re·new /rɪˈnu, ˈnju/
Re·new v. t. [imp. & p. p. Reneved p. pr. & vb. n. Renewing.]
1. To make new again; to restore to freshness, perfection, or vigor; to give new life to; to rejuvenate; to reëstablish; to recreate; to rebuild.
In such a night
Medea gathered the enchanted herbs
That did renew old Aeson. --Shak.
2. Specifically, to substitute for (an old obligation or right) a new one of the same nature; to continue in force; to make again; as, to renew a lease, note, or patent.
3. To begin again; to recommence.
The last great age . . . renews its finished course. --Dryden.
4. To repeat; to go over again.
The birds-their notes renew. --Milton.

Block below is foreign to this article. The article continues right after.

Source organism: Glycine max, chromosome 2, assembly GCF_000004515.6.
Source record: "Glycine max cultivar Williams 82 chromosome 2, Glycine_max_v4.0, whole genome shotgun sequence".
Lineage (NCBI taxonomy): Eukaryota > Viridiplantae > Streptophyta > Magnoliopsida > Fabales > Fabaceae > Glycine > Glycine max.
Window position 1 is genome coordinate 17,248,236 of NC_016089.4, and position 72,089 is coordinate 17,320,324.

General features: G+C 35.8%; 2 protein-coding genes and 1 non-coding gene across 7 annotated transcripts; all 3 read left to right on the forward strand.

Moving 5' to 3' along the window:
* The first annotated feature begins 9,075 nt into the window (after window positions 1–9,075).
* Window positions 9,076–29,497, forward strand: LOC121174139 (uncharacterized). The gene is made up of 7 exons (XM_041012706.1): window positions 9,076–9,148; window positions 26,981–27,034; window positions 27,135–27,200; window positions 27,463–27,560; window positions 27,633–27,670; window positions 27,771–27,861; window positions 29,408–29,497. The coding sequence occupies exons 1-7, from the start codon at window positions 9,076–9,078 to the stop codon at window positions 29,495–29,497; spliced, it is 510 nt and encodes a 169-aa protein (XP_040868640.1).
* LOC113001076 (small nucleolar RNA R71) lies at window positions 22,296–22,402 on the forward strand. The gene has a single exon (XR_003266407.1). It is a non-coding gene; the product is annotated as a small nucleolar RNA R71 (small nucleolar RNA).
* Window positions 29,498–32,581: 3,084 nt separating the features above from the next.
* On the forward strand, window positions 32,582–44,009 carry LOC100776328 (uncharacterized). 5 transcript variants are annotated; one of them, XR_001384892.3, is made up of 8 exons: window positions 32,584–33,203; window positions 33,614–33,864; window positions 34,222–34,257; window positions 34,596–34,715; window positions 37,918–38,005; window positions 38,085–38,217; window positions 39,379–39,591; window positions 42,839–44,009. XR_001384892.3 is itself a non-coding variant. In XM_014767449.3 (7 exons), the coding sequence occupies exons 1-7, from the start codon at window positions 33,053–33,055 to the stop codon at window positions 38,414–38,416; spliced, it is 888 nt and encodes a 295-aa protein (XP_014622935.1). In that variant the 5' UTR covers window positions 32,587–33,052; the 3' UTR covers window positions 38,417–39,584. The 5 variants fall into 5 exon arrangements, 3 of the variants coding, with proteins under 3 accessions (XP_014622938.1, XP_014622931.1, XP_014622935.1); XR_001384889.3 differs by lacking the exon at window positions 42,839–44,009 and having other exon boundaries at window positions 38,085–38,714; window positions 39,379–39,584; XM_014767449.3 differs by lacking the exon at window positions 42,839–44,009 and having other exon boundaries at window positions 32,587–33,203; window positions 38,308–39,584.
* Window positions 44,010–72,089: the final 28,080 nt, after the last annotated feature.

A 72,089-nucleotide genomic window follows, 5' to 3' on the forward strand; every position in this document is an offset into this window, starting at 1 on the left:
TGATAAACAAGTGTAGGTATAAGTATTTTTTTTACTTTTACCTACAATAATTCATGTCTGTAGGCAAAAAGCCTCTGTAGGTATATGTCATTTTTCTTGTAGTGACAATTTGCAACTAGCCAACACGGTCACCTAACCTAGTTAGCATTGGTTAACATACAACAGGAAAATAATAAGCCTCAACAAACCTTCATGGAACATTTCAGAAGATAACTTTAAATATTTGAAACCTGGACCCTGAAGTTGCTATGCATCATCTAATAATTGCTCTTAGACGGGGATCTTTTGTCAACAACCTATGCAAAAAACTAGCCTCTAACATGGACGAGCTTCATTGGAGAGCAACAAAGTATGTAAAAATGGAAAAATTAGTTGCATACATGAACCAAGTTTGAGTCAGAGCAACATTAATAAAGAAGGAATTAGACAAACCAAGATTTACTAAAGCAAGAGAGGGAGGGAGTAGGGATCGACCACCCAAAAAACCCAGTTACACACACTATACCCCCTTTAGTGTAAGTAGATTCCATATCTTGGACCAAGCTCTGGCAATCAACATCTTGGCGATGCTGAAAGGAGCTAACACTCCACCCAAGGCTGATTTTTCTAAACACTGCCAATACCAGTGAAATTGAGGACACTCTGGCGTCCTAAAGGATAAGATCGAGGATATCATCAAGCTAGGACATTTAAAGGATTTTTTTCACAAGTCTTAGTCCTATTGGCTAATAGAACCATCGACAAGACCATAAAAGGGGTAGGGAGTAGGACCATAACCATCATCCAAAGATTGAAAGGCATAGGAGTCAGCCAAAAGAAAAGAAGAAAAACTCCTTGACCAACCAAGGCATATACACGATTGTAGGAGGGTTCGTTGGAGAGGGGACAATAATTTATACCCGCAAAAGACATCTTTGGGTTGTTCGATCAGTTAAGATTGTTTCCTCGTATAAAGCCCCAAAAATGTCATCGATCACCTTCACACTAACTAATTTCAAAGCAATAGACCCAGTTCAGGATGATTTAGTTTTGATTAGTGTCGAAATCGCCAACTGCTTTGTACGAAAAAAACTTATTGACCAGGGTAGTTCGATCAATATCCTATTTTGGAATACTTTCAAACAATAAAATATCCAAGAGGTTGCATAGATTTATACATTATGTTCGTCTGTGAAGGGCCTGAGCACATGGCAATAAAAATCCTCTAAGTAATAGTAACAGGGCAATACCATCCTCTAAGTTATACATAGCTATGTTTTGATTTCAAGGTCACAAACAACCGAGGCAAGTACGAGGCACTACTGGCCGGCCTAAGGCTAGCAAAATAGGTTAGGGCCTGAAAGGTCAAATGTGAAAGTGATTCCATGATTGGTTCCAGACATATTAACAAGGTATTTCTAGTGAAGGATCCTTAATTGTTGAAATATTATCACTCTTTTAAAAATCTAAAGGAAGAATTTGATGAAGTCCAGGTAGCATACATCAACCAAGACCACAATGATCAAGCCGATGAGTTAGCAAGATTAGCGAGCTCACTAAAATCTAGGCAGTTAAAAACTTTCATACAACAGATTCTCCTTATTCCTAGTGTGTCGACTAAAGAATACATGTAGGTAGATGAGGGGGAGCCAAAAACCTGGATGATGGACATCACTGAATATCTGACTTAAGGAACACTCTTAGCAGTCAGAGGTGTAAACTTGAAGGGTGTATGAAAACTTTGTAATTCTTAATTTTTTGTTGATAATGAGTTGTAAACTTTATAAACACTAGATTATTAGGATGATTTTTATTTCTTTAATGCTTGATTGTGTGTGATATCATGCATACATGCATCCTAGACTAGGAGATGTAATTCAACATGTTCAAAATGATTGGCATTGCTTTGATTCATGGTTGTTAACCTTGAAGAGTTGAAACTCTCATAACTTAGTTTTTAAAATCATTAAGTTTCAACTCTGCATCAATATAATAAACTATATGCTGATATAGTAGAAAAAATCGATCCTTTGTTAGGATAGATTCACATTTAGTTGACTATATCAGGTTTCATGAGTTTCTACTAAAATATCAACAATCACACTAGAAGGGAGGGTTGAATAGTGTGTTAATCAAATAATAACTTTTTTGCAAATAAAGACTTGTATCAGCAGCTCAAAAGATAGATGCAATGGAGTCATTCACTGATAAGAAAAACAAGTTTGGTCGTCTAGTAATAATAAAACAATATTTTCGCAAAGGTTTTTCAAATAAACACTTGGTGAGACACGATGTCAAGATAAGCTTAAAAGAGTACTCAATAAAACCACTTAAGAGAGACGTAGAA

5. Theol. To make new spiritually; to regenerate.
Be ye transformed by the renewing of your mind. --Rom. xii. 2.
Re·new, v. i. To become new, or as new; to grow or begin again.
v 1: re-establish on a new, usually improved, basis or make new
or like new; "We renewed our friendship after a hiatus
of twenty years"; "They renewed their membership" [syn:
2: cause to appear in a new form; "the old product was
reincarnated to appeal to a younger market" [syn: reincarnate]